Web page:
It is an open secret that many local governments do not have annual budgets. In fact, the council assemblies which are supposed to be made up of elected councilors are oftentimes never inaugurated nor meet to approve budget or programme of the council chairman. Yet, constitutionally, the local government is supposed to be made up of three arms of government viz. Executive, Legislature and Judiciary. The local councils are to elect their Speaker and other council leaders. The chairman ought to have supervisors for different aspects of their departments. Even the customary courts are supposed to be under local governments.
The Fourth Schedule of the Nigerian Constitution lists the main functions of a local government council as follows:
“(b) collection of rates, radio and television licences; (c) establishment and maintenance of cemeteries, burial grounds and homes for the destitute or infirm; (d) licensing of bicycles, trucks (other than mechanically propelled trucks), canoes, wheelbarrows and carts; (e) establishment, maintenance and regulation of slaughter houses, slaughter slabs, markets, motor parks and public conveniences; (f) construction and maintenance of roads, streets, street lightings, drains and other public highways, parks, gardens, open spaces, or such public facilities as may be prescribed from time to time by the House of Assembly of a state”.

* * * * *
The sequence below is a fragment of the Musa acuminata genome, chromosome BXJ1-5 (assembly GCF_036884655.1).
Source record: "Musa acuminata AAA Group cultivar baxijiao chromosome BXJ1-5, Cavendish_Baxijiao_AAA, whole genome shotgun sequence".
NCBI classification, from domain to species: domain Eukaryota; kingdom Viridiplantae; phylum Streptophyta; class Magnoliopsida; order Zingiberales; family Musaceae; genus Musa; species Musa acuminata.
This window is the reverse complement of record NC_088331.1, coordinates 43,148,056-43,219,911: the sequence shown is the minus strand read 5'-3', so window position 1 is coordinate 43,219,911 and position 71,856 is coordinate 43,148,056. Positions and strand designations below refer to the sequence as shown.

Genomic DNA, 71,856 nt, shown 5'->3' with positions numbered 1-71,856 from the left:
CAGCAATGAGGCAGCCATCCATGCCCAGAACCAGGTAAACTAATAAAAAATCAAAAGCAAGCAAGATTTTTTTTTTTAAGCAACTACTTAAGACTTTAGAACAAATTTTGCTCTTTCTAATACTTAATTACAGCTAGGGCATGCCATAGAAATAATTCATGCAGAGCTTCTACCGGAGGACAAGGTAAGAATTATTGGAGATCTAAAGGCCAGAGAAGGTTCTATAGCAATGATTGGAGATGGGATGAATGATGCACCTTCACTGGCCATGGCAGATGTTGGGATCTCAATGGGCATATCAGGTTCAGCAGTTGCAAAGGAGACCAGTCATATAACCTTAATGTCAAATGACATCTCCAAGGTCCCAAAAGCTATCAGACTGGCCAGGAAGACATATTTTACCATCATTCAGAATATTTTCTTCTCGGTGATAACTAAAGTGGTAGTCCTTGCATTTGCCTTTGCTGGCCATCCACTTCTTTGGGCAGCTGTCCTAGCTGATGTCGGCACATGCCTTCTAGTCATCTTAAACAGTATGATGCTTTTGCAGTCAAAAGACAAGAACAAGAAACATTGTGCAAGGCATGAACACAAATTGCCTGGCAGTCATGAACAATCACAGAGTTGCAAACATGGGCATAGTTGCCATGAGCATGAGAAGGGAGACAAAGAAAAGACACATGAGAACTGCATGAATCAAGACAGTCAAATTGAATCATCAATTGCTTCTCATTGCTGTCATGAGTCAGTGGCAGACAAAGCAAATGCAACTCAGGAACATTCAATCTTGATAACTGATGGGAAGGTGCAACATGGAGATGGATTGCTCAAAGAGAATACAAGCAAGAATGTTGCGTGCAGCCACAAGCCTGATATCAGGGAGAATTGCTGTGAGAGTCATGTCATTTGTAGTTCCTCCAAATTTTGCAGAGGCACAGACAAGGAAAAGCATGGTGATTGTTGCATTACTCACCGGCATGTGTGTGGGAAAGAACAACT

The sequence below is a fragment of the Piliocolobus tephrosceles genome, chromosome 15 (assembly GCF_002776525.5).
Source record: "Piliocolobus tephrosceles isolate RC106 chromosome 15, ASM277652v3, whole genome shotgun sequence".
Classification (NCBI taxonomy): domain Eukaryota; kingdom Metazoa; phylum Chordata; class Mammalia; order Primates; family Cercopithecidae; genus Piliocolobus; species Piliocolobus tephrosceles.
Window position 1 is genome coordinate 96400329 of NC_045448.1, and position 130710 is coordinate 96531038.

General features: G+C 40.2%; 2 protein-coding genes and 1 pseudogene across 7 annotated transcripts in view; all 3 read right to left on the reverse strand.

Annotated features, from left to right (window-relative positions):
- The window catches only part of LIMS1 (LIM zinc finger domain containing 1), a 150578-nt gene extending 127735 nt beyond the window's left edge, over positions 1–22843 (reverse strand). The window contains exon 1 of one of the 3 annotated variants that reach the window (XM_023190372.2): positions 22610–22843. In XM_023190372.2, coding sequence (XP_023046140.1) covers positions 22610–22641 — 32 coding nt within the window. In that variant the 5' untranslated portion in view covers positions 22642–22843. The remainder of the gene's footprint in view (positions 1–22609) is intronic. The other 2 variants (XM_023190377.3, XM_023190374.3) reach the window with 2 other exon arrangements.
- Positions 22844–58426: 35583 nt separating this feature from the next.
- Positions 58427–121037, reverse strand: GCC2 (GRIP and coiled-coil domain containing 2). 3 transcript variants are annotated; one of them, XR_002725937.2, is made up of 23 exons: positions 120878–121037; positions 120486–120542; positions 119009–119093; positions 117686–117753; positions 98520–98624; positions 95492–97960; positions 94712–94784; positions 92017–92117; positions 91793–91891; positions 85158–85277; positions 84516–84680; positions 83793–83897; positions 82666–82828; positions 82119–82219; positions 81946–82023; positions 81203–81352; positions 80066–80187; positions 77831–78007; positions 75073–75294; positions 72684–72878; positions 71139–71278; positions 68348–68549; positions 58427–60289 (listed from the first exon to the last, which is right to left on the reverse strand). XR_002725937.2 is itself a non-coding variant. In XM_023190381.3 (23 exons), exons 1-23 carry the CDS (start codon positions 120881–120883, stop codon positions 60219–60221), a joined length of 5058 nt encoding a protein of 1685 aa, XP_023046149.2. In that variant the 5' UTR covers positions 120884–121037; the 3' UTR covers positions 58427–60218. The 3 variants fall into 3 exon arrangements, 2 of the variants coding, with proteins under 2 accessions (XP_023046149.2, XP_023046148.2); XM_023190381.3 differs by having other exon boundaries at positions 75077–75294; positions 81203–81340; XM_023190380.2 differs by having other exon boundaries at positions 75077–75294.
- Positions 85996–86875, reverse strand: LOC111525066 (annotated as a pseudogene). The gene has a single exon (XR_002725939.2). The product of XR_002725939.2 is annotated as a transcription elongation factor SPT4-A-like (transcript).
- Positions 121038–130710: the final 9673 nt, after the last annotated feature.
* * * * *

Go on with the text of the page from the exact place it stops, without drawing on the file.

Others include: “(g) naming of roads and streets and numbering of houses; (h) provision and maintenance of public conveniences, sewage and refuse disposal; (i) registration of all births, deaths and marriages; (j) assessment of privately-owned houses or tenements for the purpose of levying such rates as may be prescribed by the House of Assembly of a state; and (k) control and regulation of – (i) out-door advertising and hoarding, (ii) movement and keeping of pets of all description, (iii) shops and kiosks, (iv) restaurants, bakeries and other places for sale of food to the public, (v) laundries, and (vi) licensing, regulation and control of the sale of liquor.”